Things Fall Apart tells the story of Okonkwo, a respected young man belonging to the pre-colonial Igbo community in present-day Nigeria. He is wealthy, with three wives, large stores of food, and a place as one of the mediums in the tribe’s spiritual council. Hotheaded and obsessed with protecting his dignity, he tries his hardest to be the manliest man in the tribe. But when missionaries come and colonialism starts to change the social fabric of the area, Okonkwo finds himself at a loss: how should he and the rest of his tribe respond to these incursions? Will he be left behind by the changing times?

Wednesday, October 14, 2015

The Woman Who Thought She Was a Planet and Other Stories by Vandana Singh

The Woman Who Thought She Was a Planet And Other Stories
Vandana Singh
Originally 2008, I read 2013
206 pages, speculative, short stories, satire, social commentary
Found: Kolkata Book Fair 2015

The first Zubaan book I picked up, this collection of short stories is a brilliant addition to the Indian speculative fiction genre. The stories in this collection fall everywhere in the speculative fiction spectrum, including magical realism, hard science fiction, and anthropology-based science fiction, as well as a few that don't seem to have much to do with speculative fiction at all!

The Stories

  • "Hunger"

A housewife who would rather be reading science-fiction novels is stuck preparing for a fancy dinner party (ostensibly her daughter's birthday party but actually a networking event with the higher-ups in her husband's company). Meanwhile, she worries about the next-door neighbor's ill and neglected father-in-law.

  • "Delhi"

Aseem has the strange gift of being able to see through time: as he walks around Delhi, he catches glimpses of the people and buildings from the past and from the future.  One day he is contacted by an organization purporting to tell him the meaning of his life, which apparently has something to do with a picture of an unknown girl.

  • "The Woman Who Thought She Was a Planet"

Ramnath Mishra's retirement is rudely interrupted when his wife suddenly announces one morning, "I know at last what I am. I am a planet."

Wednesday, October 7, 2015

Till Kingdom Come by Andrej Nikolaidis, translated by Will Firth

Till Kingdom Come
Andrej Nikolaidis
Translated by Will Firth (from Montenegrin)
2015, I read ARC ebook
125 pages, black humor, satire, mystery

Many thanks to Istros Books for providing a review copy of this book. 

Strange things are happening to our narrator, a local newspaper reporter living in the seaside town of Ulcinj, Montenegro – an ancient seaport notorious for being the pirate capital of the Adriatic Sea for centuries. First, after a long drinking session with his friends (including his love interest Maria), he wakes up as a teenage boy in Sarajevo, where he as never been before, walking drunk through the city in the middle of the night; this “episode” continues until the following morning, when he suddenly realizes that he is standing on the balcony of his house in Ulcinj.

Then, when his life is already falling apart because of these “episodes” (which take him into a different place or person every time), he is summoned to the capital by a high-ranking government official, who wants him to quit his job writing conspiracy theories for the newspaper and work for him.

Then, a man appears in his house claiming to be his great-uncle – but, at the same time, stating that the narrator’s grandmother, who raised him, wasn’t actually a blood relative. After the demise of this claimed relative, the narrator begins to search for the truth of his own origins. Or would, if the “episodes” and his own innate apathy didn’t get in the way.

Read the rest of my review in Issue 7 of Shiny New Books

Till Kingdom Come is available in the US from Amazon, and in the UK from Hive and Amazon.

Tuesday, October 6, 2015

Crowdfund this: The SEA is Ours: Tales of Steampunk Southeast Asia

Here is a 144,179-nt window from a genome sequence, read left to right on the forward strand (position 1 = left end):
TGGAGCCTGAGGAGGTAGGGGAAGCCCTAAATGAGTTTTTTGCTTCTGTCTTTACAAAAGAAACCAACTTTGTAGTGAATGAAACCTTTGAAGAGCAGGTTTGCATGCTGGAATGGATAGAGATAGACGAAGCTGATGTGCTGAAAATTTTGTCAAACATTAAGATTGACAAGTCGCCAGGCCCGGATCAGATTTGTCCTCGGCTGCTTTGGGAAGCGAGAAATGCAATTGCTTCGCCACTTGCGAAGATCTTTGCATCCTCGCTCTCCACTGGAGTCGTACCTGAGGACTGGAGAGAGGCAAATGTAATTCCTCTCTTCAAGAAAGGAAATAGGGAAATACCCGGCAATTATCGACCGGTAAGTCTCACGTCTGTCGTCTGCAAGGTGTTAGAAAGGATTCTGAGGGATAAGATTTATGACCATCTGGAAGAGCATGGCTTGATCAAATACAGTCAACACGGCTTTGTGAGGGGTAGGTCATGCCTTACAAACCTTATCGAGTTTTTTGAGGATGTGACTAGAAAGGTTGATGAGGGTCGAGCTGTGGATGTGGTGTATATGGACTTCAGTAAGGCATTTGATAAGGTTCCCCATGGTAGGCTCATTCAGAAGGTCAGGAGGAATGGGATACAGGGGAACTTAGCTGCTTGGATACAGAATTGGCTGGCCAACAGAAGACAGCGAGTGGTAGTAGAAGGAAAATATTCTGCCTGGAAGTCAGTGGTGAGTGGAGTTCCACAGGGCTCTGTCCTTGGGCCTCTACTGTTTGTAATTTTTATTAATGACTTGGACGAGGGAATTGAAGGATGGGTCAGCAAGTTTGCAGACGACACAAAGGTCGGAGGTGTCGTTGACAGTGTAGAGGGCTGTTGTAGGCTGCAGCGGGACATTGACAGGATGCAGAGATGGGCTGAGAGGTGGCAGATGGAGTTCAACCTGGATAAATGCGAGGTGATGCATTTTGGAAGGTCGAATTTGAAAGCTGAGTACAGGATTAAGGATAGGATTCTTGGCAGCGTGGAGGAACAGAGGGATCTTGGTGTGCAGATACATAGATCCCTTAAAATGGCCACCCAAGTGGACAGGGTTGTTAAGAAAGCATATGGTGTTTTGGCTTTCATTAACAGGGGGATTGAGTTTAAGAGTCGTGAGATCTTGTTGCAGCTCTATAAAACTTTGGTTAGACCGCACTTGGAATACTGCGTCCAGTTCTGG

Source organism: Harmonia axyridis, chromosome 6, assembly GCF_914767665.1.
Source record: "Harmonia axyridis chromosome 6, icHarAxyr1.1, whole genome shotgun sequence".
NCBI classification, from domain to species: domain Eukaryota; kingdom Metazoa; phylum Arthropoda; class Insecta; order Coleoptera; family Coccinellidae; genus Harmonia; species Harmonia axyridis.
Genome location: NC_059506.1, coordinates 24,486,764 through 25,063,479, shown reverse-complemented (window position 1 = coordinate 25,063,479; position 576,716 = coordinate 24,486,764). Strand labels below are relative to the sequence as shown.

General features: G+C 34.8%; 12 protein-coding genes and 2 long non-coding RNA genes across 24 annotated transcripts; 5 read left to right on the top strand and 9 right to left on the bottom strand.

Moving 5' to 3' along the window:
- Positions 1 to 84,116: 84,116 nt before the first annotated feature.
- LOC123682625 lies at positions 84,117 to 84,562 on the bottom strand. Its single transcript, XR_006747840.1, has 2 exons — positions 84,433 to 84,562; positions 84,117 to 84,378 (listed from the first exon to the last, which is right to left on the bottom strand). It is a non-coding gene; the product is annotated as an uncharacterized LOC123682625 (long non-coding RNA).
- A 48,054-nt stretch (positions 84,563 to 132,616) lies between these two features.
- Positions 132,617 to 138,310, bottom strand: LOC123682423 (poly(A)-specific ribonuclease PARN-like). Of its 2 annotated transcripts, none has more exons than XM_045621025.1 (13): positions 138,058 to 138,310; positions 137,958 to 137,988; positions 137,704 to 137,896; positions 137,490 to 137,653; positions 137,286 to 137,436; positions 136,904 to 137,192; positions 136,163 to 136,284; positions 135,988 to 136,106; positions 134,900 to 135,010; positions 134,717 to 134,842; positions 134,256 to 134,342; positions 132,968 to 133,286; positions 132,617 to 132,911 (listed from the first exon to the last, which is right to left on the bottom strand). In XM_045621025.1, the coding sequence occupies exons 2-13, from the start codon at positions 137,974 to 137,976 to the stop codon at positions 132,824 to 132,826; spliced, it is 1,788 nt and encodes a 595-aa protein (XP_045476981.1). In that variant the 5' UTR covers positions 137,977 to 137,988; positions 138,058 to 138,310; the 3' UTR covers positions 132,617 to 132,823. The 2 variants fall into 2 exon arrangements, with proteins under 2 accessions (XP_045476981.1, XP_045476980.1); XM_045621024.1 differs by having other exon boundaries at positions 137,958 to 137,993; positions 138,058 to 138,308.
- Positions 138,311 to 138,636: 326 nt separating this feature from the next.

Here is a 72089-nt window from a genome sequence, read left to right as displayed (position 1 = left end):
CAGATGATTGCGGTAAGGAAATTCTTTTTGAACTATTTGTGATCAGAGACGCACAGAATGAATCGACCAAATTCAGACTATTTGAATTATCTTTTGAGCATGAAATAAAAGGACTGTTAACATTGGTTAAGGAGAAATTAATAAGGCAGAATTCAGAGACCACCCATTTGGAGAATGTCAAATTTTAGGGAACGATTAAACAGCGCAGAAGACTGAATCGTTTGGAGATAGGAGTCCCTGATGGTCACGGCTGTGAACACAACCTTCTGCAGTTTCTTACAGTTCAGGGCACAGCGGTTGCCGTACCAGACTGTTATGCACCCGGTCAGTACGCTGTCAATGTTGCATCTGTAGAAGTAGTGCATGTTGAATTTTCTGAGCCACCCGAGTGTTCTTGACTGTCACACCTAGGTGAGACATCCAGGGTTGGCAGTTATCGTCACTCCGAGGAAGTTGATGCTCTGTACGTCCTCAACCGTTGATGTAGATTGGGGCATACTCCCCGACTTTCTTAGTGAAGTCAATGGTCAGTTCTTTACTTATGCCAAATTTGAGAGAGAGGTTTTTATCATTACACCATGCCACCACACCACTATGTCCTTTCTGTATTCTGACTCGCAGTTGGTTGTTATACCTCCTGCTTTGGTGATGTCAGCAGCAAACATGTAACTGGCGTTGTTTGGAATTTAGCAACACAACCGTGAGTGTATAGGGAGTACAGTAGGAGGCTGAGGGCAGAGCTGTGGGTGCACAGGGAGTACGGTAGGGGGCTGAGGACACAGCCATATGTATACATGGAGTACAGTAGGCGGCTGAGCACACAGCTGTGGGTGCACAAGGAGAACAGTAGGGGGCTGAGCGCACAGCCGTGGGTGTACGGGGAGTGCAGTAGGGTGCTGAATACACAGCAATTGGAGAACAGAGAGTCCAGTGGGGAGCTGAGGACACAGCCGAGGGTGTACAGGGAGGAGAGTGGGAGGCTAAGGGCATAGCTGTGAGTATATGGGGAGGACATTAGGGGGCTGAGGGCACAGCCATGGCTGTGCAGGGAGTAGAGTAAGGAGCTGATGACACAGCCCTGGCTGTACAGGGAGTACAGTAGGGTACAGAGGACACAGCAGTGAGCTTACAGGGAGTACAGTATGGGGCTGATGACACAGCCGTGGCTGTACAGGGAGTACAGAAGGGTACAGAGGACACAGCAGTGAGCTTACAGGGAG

The Sea is Ours: Tales of Steampunk Southeast Asia
Edited by Jaymee Goh and Joyce Chng

If you have visited my blog before, you probably know that I'm a big fan of non-Western speculative fiction. So I wanted to let my readers know about a new anthology that is forthcoming from Rosarium Publishing: The SEA is Ours: Tales of Steampunk Southeast Asia!

Currently crowdfunding through indiegogo (until October 23rd), this anthology is getting tons of great reviews from advance readers, including a starred review from Publishers Weekly!

According to the indiegogo page, the anthology will include the following stories:

"On The Consequence of Sound" - Timothy Dimacali
"Chasing Volcanoes" - Marilag Angway
"Ordained" - L. L. Hill
"The Last Aswang" - Alessa Hinlo
"Life Under Glass" - Nghi Vo
"Between Severed Souls" - Paolo Chikiamco
"The Unmaking of the Cuadro Amoroso" - Kate Osias
"Working Woman" - Olivia Ho
"Spider Here" - Robert Liow
"The Chamber of Souls" - zm quỳnh
"Petrified" - Ivanna Mendels
"The Insects and Women Sing Together" - Pear Nuallak

There are a bunch of interesting rewards, too.

Help publish this great anthology by contributing to the campaign, or look for the book after its release on November 1st.

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Monday, October 5, 2015

The Circle of Karma by Kunzang Choden

Kunzang Choden
2005, published by Zubaan
316 pages, woman's life story
Found: Kolkata Book Fair 2015

This book tells the life story of Tsomo, an illiterate woman from rural Bhutan. Tsomo’s life takes her to places she never expected – India, Nepal, Bodh Gaya – and through experiences that are unusual, to say the least. Although she was never able to learn how to read or write, she is a devout Buddhist. Illiteracy and illness cannot stop her from going on pilgrimages, or from becoming a devotee of Rinpoche, a refugee monk from Tibet. Or from finally becoming a nun toward the end of her life, focusing her energies on worship at the National Memorial chorten in Thimphu, the capital of Bhutan. Her life is one of suffering, friendships, travels, sickness, and joy – but that is just because of her karma.

Muddling through 

For personal reasons, Tsomo runs away from her family home when she is in her early 20s. When she arrives in Thimphu, she has no money, so she takes a job on a road-building crew, breaking rocks into gravel for long hours every day. As an illiterate, uneducated rural woman with few profitable skills and nowhere to call home, this job is the best she can hope for. But she doesn’t mind it, and because she is a friendly and garrulous person she manages to make friends that help her endure the hardship. Not wanting to stay on the road crew, she saves money and keeps moving, first arriving in Kalimpong, a Himalayan city near Darjeeling in India, and later going on pilgrimages farther to the west. While she moves frequently, she never really consciously decides to move: she is invited to travel with friends, or to stay with friends, or she likes a place and decides to stay. Because she is poor and homeless, there is no reason for her not to move to another place. In this unconscious way, she becomes relatively free of material attachments even before she becomes a nun.